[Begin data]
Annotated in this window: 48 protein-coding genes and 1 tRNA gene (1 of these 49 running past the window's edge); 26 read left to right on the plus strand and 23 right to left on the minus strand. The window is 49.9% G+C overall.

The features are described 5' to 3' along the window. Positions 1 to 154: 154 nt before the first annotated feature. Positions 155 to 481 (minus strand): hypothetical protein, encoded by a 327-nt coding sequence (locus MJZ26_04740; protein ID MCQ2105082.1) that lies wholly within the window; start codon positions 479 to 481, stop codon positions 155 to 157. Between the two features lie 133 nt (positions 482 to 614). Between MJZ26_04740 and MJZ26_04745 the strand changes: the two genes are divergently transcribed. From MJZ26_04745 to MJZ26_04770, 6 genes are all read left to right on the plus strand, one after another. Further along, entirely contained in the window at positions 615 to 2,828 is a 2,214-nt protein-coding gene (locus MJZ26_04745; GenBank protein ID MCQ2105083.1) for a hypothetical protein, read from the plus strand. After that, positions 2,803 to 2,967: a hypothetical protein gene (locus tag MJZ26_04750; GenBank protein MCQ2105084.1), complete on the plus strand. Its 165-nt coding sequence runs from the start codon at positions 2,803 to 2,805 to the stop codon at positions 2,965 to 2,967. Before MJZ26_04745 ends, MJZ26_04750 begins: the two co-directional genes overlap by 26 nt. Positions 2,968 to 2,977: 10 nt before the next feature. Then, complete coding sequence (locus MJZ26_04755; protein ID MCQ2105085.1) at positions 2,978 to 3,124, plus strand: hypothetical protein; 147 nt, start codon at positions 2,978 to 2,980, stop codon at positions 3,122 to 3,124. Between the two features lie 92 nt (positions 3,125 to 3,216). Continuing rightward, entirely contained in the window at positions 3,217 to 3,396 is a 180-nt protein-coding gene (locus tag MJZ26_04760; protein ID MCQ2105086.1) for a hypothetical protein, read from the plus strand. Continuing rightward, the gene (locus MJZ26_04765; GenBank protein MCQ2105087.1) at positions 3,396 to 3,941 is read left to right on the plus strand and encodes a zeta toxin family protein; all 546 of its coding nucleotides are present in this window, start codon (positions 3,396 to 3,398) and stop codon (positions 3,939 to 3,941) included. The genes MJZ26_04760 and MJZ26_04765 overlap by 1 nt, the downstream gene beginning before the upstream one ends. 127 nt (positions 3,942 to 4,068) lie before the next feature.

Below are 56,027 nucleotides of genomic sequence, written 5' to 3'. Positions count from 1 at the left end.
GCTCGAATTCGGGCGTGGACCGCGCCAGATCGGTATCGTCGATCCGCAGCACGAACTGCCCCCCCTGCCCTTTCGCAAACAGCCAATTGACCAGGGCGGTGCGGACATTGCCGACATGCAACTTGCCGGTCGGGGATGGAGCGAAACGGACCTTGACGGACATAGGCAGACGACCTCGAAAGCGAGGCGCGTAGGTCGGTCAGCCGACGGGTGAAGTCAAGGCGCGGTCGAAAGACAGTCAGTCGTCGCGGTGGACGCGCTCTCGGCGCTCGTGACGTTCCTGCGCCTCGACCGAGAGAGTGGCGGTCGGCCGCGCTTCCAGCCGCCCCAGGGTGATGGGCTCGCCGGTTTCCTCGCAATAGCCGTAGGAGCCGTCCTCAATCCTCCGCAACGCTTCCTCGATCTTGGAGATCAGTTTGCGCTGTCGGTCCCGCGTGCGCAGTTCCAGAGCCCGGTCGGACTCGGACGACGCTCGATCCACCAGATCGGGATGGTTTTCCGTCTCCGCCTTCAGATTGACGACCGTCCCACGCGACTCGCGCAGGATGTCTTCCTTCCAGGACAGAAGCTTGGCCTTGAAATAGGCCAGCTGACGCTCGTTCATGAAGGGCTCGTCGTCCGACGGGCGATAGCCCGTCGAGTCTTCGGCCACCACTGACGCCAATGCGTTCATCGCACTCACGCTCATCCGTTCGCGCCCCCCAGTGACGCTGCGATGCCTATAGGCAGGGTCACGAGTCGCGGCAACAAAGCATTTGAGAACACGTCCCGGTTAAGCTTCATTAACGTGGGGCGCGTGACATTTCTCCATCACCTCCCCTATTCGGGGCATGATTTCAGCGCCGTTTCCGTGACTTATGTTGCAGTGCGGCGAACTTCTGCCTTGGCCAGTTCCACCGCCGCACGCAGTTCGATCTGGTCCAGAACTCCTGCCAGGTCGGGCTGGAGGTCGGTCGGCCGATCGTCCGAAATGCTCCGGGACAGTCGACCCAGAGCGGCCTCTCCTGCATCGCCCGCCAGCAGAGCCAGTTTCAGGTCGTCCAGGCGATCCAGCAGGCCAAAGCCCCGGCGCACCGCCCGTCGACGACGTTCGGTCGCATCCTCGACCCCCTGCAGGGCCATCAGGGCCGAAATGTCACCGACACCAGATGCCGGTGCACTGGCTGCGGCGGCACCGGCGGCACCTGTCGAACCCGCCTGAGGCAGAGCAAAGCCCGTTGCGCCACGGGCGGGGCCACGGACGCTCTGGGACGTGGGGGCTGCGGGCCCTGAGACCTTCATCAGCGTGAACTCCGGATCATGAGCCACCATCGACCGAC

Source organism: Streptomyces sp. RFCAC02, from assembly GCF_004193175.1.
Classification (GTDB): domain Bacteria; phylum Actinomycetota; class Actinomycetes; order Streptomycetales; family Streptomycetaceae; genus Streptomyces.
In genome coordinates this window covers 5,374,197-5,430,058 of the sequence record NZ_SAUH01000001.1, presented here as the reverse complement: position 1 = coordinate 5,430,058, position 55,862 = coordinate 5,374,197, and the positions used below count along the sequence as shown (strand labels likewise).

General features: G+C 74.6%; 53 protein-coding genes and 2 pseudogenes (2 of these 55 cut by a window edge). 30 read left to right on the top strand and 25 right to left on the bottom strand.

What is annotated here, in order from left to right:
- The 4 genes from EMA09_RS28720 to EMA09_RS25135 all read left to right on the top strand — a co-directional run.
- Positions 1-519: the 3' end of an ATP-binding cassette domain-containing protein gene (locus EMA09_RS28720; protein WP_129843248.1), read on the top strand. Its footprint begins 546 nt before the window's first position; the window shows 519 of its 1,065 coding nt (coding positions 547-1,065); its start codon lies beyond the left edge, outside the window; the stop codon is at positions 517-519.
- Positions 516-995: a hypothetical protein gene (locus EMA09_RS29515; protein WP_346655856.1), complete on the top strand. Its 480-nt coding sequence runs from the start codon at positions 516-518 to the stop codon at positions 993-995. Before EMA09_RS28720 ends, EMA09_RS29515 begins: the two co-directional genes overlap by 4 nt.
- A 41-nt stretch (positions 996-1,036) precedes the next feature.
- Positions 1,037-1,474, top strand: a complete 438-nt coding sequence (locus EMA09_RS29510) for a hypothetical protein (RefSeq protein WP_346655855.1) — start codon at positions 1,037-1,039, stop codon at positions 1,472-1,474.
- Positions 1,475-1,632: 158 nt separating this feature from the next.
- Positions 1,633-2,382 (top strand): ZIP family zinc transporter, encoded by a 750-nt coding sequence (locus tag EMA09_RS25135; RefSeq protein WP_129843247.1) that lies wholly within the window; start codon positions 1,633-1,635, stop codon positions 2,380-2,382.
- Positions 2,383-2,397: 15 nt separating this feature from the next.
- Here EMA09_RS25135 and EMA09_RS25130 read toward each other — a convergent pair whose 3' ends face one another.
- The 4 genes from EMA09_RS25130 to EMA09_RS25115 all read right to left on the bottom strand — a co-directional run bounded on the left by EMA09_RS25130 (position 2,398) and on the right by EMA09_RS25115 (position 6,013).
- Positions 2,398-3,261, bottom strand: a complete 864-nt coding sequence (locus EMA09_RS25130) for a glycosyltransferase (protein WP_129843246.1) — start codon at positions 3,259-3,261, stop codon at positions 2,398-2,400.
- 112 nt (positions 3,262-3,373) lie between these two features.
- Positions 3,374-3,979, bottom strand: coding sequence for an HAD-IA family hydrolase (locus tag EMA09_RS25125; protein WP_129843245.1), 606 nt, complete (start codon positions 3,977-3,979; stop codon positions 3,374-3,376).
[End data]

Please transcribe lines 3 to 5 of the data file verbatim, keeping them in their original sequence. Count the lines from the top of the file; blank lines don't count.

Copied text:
Below are 56,027 nucleotides of genomic sequence, written 5' to 3'. Positions count from 1 at the left end.
GCTCGAATTCGGGCGTGGACCGCGCCAGATCGGTATCGTCGATCCGCAGCACGAACTGCCCCCCCTGCCCTTTCGCAAACAGCCAATTGACCAGGGCGGTGCGGACATTGCCGACATGCAACTTGCCGGTCGGGGATGGAGCGAAACGGACCTTGACGGACATAGGCAGACGACCTCGAAAGCGAGGCGCGTAGGTCGGTCAGCCGACGGGTGAAGTCAAGGCGCGGTCGAAAGACAGTCAGTCGTCGCGGTGGACGCGCTCTCGGCGCTCGTGACGTTCCTGCGCCTCGACCGAGAGAGTGGCGGTCGGCCGCGCTTCCAGCCGCCCCAGGGTGATGGGCTCGCCGGTTTCCTCGCAATAGCCGTAGGAGCCGTCCTCAATCCTCCGCAACGCTTCCTCGATCTTGGAGATCAGTTTGCGCTGTCGGTCCCGCGTGCGCAGTTCCAGAGCCCGGTCGGACTCGGACGACGCTCGATCCACCAGATCGGGATGGTTTTCCGTCTCCGCCTTCAGATTGACGACCGTCCCACGCGACTCGCGCAGGATGTCTTCCTTCCAGGACAGAAGCTTGGCCTTGAAATAGGCCAGCTGACGCTCGTTCATGAAGGGCTCGTCGTCCGACGGGCGATAGCCCGTCGAGTCTTCGGCCACCACTGACGCCAATGCGTTCATCGCACTCACGCTCATCCGTTCGCGCCCCCCAGTGACGCTGCGATGCCTATAGGCAGGGTCACGAGTCGCGGCAACAAAGCATTTGAGAACACGTCCCGGTTAAGCTTCATTAACGTGGGGCGCGTGACATTTCTCCATCACCTCCCCTATTCGGGGCATGATTTCAGCGCCGTTTCCGTGACTTATGTTGCAGTGCGGCGAACTTCTGCCTTGGCCAGTTCCACCGCCGCACGCAGTTCGATCTGGTCCAGAACTCCTGCCAGGTCGGGCTGGAGGTCGGTCGGCCGATCGTCCGAAATGCTCCGGGACAGTCGACCCAGAGCGGCCTCTCCTGCATCGCCCGCCAGCAGAGCCAGTTTCAGGTCGTCCAGGCGATCCAGCAGGCCAAAGCCCCGGCGCACCGCCCGTCGACGACGTTCGGTCGCATCCTCGACCCCCTGCAGGGCCATCAGGGCCGAAATGTCACCGACACCAGATGCCGGTGCACTGGCTGCGGCGGCACCGGCGGCACCTGTCGAACCCGCCTGAGGCAGAGCAAAGCCCGTTGCGCCACGGGCGGGGCCACGGACGCTCTGGGACGTGGGGGCTGCGGGCCCTGAGACCTTCATCAGCGTGAACTCCGGATCATGAGCCACCATCGACCGAC

Source organism: Streptomyces sp. RFCAC02, from assembly GCF_004193175.1.